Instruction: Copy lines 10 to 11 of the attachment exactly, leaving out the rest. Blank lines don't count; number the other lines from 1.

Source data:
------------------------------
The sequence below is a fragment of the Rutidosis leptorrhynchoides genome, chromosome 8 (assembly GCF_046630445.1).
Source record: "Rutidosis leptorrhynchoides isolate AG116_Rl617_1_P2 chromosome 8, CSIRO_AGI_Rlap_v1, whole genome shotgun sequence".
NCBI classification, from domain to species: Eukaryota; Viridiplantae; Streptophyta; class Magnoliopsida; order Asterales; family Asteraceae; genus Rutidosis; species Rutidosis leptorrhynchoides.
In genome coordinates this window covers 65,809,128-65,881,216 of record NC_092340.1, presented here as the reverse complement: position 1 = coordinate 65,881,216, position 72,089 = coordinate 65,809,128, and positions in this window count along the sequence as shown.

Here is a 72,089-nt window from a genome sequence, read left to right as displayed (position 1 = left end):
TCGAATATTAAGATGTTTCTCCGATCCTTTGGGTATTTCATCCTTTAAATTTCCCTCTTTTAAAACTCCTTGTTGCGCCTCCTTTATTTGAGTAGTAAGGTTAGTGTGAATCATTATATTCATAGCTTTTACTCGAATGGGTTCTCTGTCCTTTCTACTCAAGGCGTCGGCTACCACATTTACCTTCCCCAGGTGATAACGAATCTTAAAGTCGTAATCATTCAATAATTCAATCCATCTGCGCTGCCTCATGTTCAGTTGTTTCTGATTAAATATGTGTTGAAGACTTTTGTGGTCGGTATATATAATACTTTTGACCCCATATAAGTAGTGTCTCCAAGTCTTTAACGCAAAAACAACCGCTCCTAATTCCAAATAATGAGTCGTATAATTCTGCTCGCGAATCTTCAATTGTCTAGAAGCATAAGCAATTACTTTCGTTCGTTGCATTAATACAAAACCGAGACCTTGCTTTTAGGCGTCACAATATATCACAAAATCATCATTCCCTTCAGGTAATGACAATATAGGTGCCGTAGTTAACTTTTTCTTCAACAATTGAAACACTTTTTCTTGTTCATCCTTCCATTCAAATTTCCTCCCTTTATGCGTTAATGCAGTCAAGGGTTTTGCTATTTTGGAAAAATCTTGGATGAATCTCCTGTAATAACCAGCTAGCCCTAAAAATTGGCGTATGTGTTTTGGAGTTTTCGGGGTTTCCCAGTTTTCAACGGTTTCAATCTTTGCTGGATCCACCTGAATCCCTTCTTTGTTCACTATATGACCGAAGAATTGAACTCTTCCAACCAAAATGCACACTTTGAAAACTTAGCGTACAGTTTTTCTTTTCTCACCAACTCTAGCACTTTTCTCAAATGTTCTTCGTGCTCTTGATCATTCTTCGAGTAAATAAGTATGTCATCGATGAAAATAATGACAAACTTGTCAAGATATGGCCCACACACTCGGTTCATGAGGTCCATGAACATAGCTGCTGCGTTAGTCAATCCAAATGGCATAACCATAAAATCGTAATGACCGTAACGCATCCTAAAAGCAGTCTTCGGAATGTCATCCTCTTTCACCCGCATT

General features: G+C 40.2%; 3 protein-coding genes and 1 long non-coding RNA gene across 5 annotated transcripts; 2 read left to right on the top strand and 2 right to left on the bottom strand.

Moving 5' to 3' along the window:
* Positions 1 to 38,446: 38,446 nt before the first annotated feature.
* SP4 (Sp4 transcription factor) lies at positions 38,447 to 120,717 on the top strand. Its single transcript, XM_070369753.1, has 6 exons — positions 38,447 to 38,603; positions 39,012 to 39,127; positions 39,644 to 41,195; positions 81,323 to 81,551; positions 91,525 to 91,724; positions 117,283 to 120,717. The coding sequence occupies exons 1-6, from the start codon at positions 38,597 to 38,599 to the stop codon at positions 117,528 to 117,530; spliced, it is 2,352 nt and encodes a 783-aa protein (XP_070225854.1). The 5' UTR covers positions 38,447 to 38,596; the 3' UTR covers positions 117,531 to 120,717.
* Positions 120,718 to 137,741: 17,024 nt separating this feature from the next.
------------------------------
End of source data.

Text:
* SP4 (Sp4 transcription factor) lies at positions 38,447 to 120,717 on the top strand. Its single transcript, XM_070369753.1, has 6 exons — positions 38,447 to 38,603; positions 39,012 to 39,127; positions 39,644 to 41,195; positions 81,323 to 81,551; positions 91,525 to 91,724; positions 117,283 to 120,717. The coding sequence occupies exons 1-6, from the start codon at positions 38,597 to 38,599 to the stop codon at positions 117,528 to 117,530; spliced, it is 2,352 nt and encodes a 783-aa protein (XP_070225854.1). The 5' UTR covers positions 38,447 to 38,596; the 3' UTR covers positions 117,531 to 120,717.
* Positions 120,718 to 137,741: 17,024 nt separating this feature from the next.